|Album Rating: B|
The most telling example (and most memorable track) on We Don’t Even Live Here is “They Can’t Come,” a classic hip-hop track with the catchiest beat. And that’s the thing - the beat consists of a single note on the piano, accompanied only by a drumbeat Tommy Lee could play. There’s no reason for the song to be more than it is, and the only area in which it happens to be complex is through the lyrics. Doomtree collaborator Sims excels here, providing notable lyrics to the greater picture at hand: “I don't do what it takes anymore; I demand.” And P.O.S. entertains the image of a younger Stefan Alexander in elementary school, armed with his Chucks. (“Sick fuck, punk with a rat in his book bag / pig pen with a head full of “deal with it”.) The lyrics work so well, though, because the music lets them breathe.
This is another characteristic of We Don’t Even Live Here, lyrical prowess being the most complex aspect of the music. “Get Down” is a nihilist’s wet dream, told through vivid imagery and exciting wordplay, but the song’s unforgettable because of that damned dirty dutch synth. Similarly, P.O.S. paints a rather dark picture with “All Of It.” (“We ain’t gotta throw stones at a glass house / we break in, just so we can smash out.”) And while the lyrics are capable of holding their own ground, they’re as successful as they are because of the song’s chaotic, yet stable, backbone.
Overall, P.O.S.’s latest effort is quite the fun diversion from the norm. Tracks like “Bumper” and “Piano Hits” really stick with the listener, and show a positive result from the Minnesota-born rapper’s experiments as of late. However, there are also a few downfalls to this technique. The album occasionally misfires with hopeful anthems that don’t mesh too well with P.O.S.’s playful production preferences. “Lockpicks, Knives, Bricks & Bats” is an attempt at a crowd-gatherer, a way to flesh out the crowd’s anarchistic tendencies. However, the effective lyrics are diluted by the song’s drowsy structuring. A half-sung, half-rapped chorus exists only to split up the stumbling verses, saturated in potential but never quite reaching a resolution until the song’s last minute’s bombastic percussion. It’s little too late, though, and a few other tracks on the album sizzle out in a similar manner.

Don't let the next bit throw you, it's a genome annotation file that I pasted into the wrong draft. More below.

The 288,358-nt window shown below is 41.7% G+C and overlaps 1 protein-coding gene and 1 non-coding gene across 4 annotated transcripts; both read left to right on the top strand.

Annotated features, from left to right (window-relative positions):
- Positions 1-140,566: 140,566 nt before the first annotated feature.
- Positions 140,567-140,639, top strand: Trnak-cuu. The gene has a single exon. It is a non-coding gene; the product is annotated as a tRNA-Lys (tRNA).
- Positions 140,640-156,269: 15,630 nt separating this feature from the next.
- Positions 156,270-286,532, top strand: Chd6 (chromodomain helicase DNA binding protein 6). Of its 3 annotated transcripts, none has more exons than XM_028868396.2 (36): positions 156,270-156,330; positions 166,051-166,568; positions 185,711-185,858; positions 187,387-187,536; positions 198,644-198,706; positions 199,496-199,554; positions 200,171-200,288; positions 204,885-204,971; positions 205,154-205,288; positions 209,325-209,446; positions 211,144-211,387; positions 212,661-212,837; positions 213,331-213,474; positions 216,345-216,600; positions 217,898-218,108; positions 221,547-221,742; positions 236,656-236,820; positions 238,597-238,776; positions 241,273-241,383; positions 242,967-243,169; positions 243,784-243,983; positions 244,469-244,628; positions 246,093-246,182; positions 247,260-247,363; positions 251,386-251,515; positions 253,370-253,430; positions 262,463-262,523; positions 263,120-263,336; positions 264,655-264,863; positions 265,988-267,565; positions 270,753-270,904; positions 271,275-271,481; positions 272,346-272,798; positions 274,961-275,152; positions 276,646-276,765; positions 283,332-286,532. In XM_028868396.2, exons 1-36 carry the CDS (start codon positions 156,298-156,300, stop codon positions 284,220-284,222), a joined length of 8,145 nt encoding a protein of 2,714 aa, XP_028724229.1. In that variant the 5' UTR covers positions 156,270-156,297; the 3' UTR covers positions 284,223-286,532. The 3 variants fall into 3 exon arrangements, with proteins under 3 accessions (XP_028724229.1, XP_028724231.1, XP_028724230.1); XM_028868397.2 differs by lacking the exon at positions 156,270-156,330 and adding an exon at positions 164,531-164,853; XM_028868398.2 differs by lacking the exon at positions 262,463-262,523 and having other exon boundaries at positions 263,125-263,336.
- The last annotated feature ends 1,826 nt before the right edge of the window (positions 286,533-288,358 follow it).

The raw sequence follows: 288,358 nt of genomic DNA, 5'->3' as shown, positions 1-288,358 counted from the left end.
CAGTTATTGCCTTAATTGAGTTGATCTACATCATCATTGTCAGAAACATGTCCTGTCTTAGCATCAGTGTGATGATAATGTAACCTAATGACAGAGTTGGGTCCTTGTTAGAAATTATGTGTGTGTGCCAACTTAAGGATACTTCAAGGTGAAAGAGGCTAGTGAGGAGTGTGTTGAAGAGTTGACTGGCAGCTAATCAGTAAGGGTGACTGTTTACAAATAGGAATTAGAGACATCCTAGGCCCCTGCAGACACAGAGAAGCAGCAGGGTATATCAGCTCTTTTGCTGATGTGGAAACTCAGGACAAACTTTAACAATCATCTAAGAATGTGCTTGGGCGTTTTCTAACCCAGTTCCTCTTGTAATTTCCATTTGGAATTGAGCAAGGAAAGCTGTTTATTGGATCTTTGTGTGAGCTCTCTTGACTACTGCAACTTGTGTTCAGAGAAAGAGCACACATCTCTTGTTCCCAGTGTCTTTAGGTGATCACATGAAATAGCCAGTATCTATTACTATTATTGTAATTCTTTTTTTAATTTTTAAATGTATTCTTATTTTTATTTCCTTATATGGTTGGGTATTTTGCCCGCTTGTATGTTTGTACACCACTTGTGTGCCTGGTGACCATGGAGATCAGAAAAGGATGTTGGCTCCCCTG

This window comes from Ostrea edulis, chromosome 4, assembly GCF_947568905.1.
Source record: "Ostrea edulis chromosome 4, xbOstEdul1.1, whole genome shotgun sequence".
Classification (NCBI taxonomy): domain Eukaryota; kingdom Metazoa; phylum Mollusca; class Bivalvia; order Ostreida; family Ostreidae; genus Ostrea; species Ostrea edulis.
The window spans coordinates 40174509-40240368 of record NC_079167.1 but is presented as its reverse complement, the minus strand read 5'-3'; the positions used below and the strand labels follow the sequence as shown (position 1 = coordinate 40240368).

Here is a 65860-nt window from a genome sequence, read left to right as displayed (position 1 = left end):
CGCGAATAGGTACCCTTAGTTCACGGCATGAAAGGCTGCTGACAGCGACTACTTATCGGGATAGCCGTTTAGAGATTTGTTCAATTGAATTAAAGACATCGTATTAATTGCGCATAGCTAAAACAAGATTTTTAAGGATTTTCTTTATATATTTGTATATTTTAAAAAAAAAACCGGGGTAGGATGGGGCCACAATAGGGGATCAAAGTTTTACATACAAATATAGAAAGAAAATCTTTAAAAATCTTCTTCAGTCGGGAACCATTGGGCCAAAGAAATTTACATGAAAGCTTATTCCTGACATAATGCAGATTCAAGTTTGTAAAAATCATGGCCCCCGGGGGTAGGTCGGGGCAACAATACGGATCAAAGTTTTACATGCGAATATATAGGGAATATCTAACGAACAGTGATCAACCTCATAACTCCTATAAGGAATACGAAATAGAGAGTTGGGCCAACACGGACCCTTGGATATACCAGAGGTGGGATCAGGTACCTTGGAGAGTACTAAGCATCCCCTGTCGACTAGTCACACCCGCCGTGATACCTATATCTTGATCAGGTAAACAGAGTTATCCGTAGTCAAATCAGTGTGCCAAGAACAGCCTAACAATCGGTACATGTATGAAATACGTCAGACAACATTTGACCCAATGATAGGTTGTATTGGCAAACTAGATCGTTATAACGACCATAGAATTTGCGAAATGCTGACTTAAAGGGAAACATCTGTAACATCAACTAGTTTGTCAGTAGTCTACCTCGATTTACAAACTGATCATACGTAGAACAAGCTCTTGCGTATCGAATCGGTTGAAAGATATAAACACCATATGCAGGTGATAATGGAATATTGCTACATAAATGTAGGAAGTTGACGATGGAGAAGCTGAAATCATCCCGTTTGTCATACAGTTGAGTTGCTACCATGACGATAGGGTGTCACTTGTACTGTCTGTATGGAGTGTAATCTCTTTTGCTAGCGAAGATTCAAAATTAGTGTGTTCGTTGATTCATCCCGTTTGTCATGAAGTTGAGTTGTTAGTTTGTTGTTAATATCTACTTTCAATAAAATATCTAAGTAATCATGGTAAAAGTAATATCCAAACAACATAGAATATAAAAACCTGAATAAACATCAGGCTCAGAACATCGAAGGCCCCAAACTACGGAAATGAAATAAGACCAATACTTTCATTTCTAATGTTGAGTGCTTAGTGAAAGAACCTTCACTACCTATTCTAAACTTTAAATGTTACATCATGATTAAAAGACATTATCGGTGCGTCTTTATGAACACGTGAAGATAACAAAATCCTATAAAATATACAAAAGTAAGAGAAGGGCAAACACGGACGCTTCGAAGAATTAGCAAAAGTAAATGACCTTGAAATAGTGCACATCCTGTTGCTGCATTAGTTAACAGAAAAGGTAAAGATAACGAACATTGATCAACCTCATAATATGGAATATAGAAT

However, the exciting moments of the album are well worth one’s time, and redefine P.O.S.’s role in the underground hip-hop realm. “Where We Land” is a fun collaboration with Justin Vernon, a slide towards the radio that’ll only gain more popularity with time. It’s all in good fun, though, says “Fuck Your Stuff”; the song blatantly mocks American consumerism with carefree verses about Nikes and kicks. By emphasizing the mundane, P.O.S. points out what truly doesn’t matter in this world. It’s not a dire message, though, but one which exists to entertain.
This brings us back full circle, to the meaning of We Don’t Even Live Here. P.O.S. utilizes electronic music to tap into new resources in which to further enhance his messages, and the album’s all the more worthwhile because of it. Sure, there’s the occasional misstep, but what else would we expect from such an insane album? P.O.S. wasn’t going for flawless with this one, but for genuine music, art that has its flaws but sticks with the listener through its brutal honesty. The man couldn’t have expressed the idea any better than in “Get Down”: “we fuck shit up because shit’s fucked anyway.” Yeah, life can be a bitch. With that knowledge, though, comes the readiness for next time it takes a turn south, and maybe in the meantime we could just dance it off like P.O.S. himself.
- "Fuck Your Stuff"
- "How We Land" (feat. Justin Vernon of Bon Iver)
- "Wanted Wasted" (feat. Astronautalis)
- "They Can’t Come" (feat. Sims)
- "Lockpicks, Knives, Bricks and Bats"
- "Arrow to the Action – Fire in the Hole"
- "Get Down" (feat. Mike Mictlan)
- "All of It"
- "We Don’t Even Live Here (Weird Friends)"
- "Piano Hits" (feat. Isaac Gale of Marijuana Deathsquads)